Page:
Making cheese

A 9-week-old round of cheese made by Clifford Wright. (Clifford Wright)

The 5-inch round of cheese was slightly orange, as it should have been, I guess. I cut it in half and, hoping I wouldn't end up in the hospital, I spread the creamy cheese on some bread. Hey, this was good! It tasted like … Camembert?

This was the first cheese I'd ever made from scratch. I basically had no idea what I was doing. Not only did I not kill anyone, but I also actually made something that tasted pretty good, which is a testament either to how easy it is to make cheese or to my dumb luck.

It had all started a few months earlier, when I saw "liquid vegetable rennet" on a little packet at Whole Foods. I thought, "Make cheese," because, well, that's what rennet is used for. Rennet contains enzymes extracted from the stomach of mammals, including one that coagulates milk, causing it to separate into solids (curds) and liquid (whey). Rennet can also be extracted from some plant matter, and that's what I used.

Although I had read many articles and books by artisanal cheese makers talking about milk — raw versus pasteurized, cow versus sheep — the biggest limitation I found when I made my first cheese was the storage and equipment requirements. I had to jury-rig most everything.

The first thing to overcome in making cheese at home is the skepticism of your family. You will need to take over a portion of the refrigerator and basically annoy people for at least eight weeks — or, in my case, nine months.

This is what I did: First, I read the notes given to me by several cheese makers, including my father's sheep-farming neighbor from when he lived in France years ago.

The problem with making your own cheese is that there is too much information and it's hard to judge which advice to take, so I decided to adapt my recipe from the guidelines found for cheese making in my beat-up copy of Anita May Pearl's "Completely Cheese: The Cheese Lover's Companion," published in 1978.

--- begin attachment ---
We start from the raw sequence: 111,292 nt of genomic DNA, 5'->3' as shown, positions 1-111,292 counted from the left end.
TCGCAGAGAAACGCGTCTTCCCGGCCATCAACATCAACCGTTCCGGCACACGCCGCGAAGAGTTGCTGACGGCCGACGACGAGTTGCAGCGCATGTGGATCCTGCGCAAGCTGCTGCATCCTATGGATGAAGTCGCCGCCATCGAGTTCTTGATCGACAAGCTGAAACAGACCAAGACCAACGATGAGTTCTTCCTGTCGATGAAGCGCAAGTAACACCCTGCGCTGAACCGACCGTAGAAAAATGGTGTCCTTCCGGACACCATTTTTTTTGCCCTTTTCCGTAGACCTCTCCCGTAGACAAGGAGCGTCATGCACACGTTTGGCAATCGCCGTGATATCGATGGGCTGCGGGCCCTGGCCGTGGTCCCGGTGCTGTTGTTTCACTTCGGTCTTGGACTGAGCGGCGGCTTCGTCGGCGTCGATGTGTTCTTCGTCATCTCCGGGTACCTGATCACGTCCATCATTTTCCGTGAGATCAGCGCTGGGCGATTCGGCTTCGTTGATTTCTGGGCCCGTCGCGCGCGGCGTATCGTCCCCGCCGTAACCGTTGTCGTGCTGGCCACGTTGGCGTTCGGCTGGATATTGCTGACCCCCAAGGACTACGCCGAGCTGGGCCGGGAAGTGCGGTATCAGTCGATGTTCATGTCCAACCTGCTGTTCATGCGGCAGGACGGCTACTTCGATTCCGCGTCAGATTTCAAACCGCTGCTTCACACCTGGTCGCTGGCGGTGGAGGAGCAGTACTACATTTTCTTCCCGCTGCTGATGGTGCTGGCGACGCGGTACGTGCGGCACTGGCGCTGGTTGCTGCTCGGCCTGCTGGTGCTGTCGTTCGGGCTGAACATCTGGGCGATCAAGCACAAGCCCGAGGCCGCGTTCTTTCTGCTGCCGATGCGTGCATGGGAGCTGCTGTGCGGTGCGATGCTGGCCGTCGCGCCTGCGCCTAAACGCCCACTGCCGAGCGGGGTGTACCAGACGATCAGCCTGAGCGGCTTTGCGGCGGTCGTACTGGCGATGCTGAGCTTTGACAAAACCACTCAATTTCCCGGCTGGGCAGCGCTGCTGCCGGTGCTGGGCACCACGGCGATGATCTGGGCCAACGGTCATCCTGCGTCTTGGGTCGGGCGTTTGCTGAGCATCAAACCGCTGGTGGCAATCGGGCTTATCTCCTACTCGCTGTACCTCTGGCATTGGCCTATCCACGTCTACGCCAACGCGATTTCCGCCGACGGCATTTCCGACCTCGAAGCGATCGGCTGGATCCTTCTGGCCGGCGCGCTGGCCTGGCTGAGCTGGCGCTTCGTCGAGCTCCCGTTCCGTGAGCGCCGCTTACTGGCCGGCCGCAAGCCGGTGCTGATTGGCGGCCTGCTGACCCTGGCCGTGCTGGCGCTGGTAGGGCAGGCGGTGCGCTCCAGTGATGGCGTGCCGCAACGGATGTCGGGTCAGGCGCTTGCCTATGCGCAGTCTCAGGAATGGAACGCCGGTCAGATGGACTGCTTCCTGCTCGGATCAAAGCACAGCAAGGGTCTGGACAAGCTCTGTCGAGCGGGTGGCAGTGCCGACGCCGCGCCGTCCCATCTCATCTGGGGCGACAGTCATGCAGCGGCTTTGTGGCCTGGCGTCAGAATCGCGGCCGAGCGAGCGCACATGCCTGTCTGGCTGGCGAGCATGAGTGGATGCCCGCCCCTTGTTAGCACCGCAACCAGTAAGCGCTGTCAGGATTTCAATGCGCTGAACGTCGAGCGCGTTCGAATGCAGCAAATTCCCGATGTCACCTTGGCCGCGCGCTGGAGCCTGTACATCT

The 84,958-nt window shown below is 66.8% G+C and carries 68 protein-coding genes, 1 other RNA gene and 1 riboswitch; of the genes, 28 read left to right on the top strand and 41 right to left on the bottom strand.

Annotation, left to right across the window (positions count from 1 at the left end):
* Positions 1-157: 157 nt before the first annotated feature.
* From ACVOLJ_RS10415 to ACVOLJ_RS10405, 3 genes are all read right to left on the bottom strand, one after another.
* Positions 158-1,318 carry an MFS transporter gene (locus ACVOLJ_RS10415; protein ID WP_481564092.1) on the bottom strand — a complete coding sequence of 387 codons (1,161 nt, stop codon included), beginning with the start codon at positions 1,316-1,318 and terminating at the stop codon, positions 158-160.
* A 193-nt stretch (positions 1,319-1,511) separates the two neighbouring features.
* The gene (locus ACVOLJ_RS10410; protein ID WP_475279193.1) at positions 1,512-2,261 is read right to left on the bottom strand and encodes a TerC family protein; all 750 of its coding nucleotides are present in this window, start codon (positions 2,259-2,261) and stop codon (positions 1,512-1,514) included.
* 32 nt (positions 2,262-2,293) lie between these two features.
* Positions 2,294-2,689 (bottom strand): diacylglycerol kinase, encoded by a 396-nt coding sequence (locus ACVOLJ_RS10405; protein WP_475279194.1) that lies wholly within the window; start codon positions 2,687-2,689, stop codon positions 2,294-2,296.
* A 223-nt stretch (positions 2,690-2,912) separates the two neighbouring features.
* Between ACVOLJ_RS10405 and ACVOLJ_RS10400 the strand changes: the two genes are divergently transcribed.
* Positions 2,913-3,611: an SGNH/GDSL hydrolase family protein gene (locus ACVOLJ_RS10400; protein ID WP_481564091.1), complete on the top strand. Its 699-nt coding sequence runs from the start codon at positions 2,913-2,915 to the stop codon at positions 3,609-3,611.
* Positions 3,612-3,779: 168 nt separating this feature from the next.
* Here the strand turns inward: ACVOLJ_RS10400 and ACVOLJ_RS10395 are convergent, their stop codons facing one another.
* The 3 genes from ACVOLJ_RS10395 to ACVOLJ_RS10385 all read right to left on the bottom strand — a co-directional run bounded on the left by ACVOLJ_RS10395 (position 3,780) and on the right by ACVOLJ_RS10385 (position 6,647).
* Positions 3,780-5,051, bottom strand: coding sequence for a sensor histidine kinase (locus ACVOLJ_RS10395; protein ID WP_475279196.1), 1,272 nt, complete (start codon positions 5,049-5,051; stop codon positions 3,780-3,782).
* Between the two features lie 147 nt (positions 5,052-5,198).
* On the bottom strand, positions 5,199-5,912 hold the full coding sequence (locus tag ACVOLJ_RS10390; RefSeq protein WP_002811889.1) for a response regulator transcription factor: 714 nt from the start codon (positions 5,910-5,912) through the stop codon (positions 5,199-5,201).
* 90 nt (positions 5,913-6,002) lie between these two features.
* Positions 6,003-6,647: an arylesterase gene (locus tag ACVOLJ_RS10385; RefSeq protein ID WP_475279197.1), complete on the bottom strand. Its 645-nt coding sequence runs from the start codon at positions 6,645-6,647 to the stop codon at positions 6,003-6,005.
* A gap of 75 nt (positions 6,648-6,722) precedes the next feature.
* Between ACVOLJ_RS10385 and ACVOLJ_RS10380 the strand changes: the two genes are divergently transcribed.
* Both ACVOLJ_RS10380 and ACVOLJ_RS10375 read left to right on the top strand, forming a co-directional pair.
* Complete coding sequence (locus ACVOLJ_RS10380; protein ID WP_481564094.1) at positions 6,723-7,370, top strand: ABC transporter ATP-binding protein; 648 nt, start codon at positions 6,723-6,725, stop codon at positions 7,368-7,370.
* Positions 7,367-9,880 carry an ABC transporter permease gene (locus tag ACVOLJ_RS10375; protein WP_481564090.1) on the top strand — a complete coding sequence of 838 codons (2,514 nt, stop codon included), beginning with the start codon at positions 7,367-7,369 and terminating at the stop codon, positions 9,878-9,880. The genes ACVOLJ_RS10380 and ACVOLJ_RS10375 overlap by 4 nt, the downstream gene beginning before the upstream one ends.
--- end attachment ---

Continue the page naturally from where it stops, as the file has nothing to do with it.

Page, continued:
Making cheese is not hard, but it is complicated and involves a lot of heating, cooling, salting and turning. Fortunately, there's a lot of letting the cheese sit unattended as well.

The first step is preparing the curd. I started with a mixture of whole milk, heavy cream and a little yogurt. After heating it, I added the rennet and let it sit again. Then I broke it up into curds, first cutting it with a knife, then (after letting it sit yet again), whisking it gently. By the end, I had curds that were about 1/8-inch big (the book said they should have been 1/4 inch — whatever).

The curd prepared, I started to make the cheese. With a fine-mesh sieve, I lifted the curds from the whey and poured them into two cheesecloth-lined, perforated plastic molds that I had salvaged from some Angelo & Franco ricotta containers and set the molds on a rack in my oval roasting casserole. I leveled them off, covered them with wax paper and left them to sit for a day at 72 degrees (letting Santa Monica's mild climate control the temperature for me).

The next day, I rubbed a teaspoon of salt over the top and sides of each cheese with my fingertips and set them on the top shelf of my refrigerator, which I had reset to 58 degrees (meaning our milk went bad rather quickly). After one day, I turned the cheeses, salted the untreated surfaces and left them for another day.

Cheese needs a constant humidity, so I filled the casserole two-thirds full with water, put the cheeses on a metal grate and rested that on top of a bowl that was tall enough to hold the cheeses above water. I covered it with the lid to the pan, and then it was back in the refrigerator to rest undisturbed for three more days.

After that it was pretty easy — I let the cheeses sit for eight weeks, turning them once a day. Each time I turned the cheeses, I washed the grate and dampened the tops with a little salt water, using a paper towel or cloth.

Soon, a white smear of rind developed. Then the rind turned pinkish, meaning it was time to eat. I cut the first cheese into pieces. It tasted like Camembert. I called it Cliff-embert. Not bad for a first try.

So, I decided to push my luck with the second cheese, maturing it even longer — a full nine months — dampening it with vinegar and turning it once a day.

By the time we ate the second cheese, the rind was a burnt orange with black spots, which the book said was fine — it's only if you start to see blue spots that the cheese is spoiling. Perhaps, but this one ended up being overripe and slightly ammoniac. This was probably due to the lack of circulating air, I learned after the fact.

I served it to dinner guests who were very polite.

Wright is a James Beard Award-winning cookbook author. His latest book, "Hot and Cheesy," is about cooking with, not making, cheese.